Open Access Open Access  Restricted Access Subscription Access
Open Access Open Access Open Access  Restricted Access Restricted Access Subscription Access

From Data to Knowledge Analytics:Capabilities and Limitations


Affiliations
1 KAnOE - Center for Knowledge Analytics and Ontological Engineering, PES University, Bangalore 560085, India
     

   Subscribe/Renew Journal


Data analytics is playing a central role in deriving useful information from large amounts of data available online in a variety of domains and applications. Analytics enploys a wide array of methods ranging from classical statistical techniques to those exploiting the visual and cognitive capabiUties of human users. In spite of all its capabilities, analytics at present seems to suffer from significant limitations in deahng with unstructured data and knowledge. This article explores the Umitations and defines key requirements to be met by fiiture developments in analytics. The article concludes with a sketch of tme knowledge analytics which is capable of delivering insights from knowledge structures, not just tabular data.

Keywords

Analytics, Unstructured Data, Knowledge, Capabilities, Limitations.
User
Subscription Login to verify subscription
Notifications
Font Size

  • Davenport, Thomas H. and Jeanne G. Harris. (2007). Competing on Analytics: The New Science of Winning. Boston, Mass: Harvard Business School Press.
  • Steve Lavalle, et al, (2011). Big Data, Analytics and The Path from Insights to Value. MIT Sloan Management Review Rep., 52(2).
  • Adrian Slywotzky and John Drzik. (2005). Managing Uncertainty: Countering the Biggest Risk of All. Hanvard Business Review Rep.
  • The Analytics Store. (2014). Irish Data Analytics Landscape Survey 2014-2015. The Analytics Store Rep.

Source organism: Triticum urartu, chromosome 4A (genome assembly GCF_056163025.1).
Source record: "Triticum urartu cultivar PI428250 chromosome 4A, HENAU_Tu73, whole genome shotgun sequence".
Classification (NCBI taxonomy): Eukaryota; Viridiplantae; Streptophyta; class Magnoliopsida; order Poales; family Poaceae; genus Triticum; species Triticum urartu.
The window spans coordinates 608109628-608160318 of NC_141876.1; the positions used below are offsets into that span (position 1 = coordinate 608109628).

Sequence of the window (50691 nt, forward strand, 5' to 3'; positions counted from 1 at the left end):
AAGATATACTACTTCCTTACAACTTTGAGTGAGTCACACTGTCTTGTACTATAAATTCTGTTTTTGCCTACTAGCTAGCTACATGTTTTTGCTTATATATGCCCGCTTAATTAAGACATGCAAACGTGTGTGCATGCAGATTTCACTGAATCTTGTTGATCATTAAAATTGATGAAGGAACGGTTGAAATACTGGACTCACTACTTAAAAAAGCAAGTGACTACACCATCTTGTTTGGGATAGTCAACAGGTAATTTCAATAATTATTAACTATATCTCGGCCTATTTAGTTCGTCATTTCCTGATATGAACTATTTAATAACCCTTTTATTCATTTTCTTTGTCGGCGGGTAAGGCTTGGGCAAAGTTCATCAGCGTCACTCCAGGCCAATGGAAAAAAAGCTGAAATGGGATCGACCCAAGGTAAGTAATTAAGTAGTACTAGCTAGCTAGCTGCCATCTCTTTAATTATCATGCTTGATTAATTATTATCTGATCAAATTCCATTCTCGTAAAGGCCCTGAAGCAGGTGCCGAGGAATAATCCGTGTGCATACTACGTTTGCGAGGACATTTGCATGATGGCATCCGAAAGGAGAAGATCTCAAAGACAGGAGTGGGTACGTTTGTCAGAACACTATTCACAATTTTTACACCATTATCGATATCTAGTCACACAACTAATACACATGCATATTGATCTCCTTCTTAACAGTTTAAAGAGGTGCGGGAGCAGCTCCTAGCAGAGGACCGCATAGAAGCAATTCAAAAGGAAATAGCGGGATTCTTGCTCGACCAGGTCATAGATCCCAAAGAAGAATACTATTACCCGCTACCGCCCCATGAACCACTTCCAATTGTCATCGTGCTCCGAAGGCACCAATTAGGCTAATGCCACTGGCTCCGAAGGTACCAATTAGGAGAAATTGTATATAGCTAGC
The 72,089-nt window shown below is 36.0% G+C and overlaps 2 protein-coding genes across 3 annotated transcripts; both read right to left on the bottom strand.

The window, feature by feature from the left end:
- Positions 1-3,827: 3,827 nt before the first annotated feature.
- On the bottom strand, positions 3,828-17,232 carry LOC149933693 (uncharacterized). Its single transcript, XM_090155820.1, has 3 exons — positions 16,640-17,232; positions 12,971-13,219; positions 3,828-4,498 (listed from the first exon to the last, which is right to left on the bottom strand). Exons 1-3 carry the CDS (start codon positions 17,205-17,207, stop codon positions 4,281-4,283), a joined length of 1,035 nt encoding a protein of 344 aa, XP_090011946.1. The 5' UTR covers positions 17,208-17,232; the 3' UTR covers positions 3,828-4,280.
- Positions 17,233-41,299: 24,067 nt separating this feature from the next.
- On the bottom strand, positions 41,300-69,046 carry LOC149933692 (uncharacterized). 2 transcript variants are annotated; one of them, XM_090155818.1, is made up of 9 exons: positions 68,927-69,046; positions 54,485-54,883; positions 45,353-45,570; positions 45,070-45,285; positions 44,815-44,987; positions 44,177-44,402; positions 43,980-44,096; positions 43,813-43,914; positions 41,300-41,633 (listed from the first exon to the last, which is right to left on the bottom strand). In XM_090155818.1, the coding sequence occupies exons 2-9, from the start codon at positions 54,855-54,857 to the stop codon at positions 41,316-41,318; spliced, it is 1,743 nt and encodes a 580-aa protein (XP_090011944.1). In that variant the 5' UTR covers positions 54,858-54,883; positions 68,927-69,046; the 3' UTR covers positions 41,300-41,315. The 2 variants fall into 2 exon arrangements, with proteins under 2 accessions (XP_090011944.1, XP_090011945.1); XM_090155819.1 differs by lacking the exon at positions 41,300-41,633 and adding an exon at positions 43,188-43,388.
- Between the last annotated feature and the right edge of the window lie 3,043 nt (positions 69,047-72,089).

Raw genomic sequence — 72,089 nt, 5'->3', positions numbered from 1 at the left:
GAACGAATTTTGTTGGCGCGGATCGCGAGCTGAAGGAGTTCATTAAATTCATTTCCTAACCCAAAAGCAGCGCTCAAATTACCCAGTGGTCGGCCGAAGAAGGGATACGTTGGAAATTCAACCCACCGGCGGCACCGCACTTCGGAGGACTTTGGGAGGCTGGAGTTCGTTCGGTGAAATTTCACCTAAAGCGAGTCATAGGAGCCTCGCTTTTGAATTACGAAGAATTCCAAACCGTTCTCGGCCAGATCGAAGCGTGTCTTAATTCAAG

• Endert, Alex, et al. (2014). The human is the loop: new directions for visual analytics." Journal of intelligent information systems. 43(3): 411-435.
  • Hitzler, Pascal, and Krzysztof Janowicz. (2013). Linked Data, Big Data, and the 4th Paradigm. Semantic Web. 4(3): 233-235.
  • Shneiderman, Ben. (1996). The eyes have it: A task by data type taxonomy for information visualizations. Visual Languages, Proceedings IEEE Symposium on. IEEE, 1996.
  • Keim, Daniel, et al. (2006). Challenges in visual data analysis. Information Visualization, 2006. IV 2006. Tenth International Conference on. IEEE, 2006.
  • Rajesh Bordawekar. (2015). Analysing Analytics, Mass: Morgan and ClayPool Publishers.
  • Leskovec, Jure. (2011). Social media analytics: tracking, modeUng and predicting the flow of information through networks. Proceedings of the 20th international conference companion on World Wide Web. ACM.
  • James Kobielus. Social Media Analytics vs Social Network Analysis: Is there a real difference or Are you seeing double?, http://blogs.forrester.com/james_kobielus/10-07-07-sociaI_media_analytics_vs_social_network_analysis_there_real_difference_or_are_you_seeing_double
  • John Scott (2000). Social Network Analysis: A Handbook, Sage PubUcations.
  • Stanley Wasserman and Katherine Faust. (1994). Social Network Analysis: Methods and Applications, Cambridge University Press.
  • Scott Etkin, Analytics Trends 2015: Q and A with Deloitte's John Lucker. http://datainformed.com/analytics-trends-2015-q-and-a-with-john-lucker/
  • Buckland, Michael K. and Fredric C. Gey (1994). The relationship between recall and precision. X457S, 45(1): 12-19,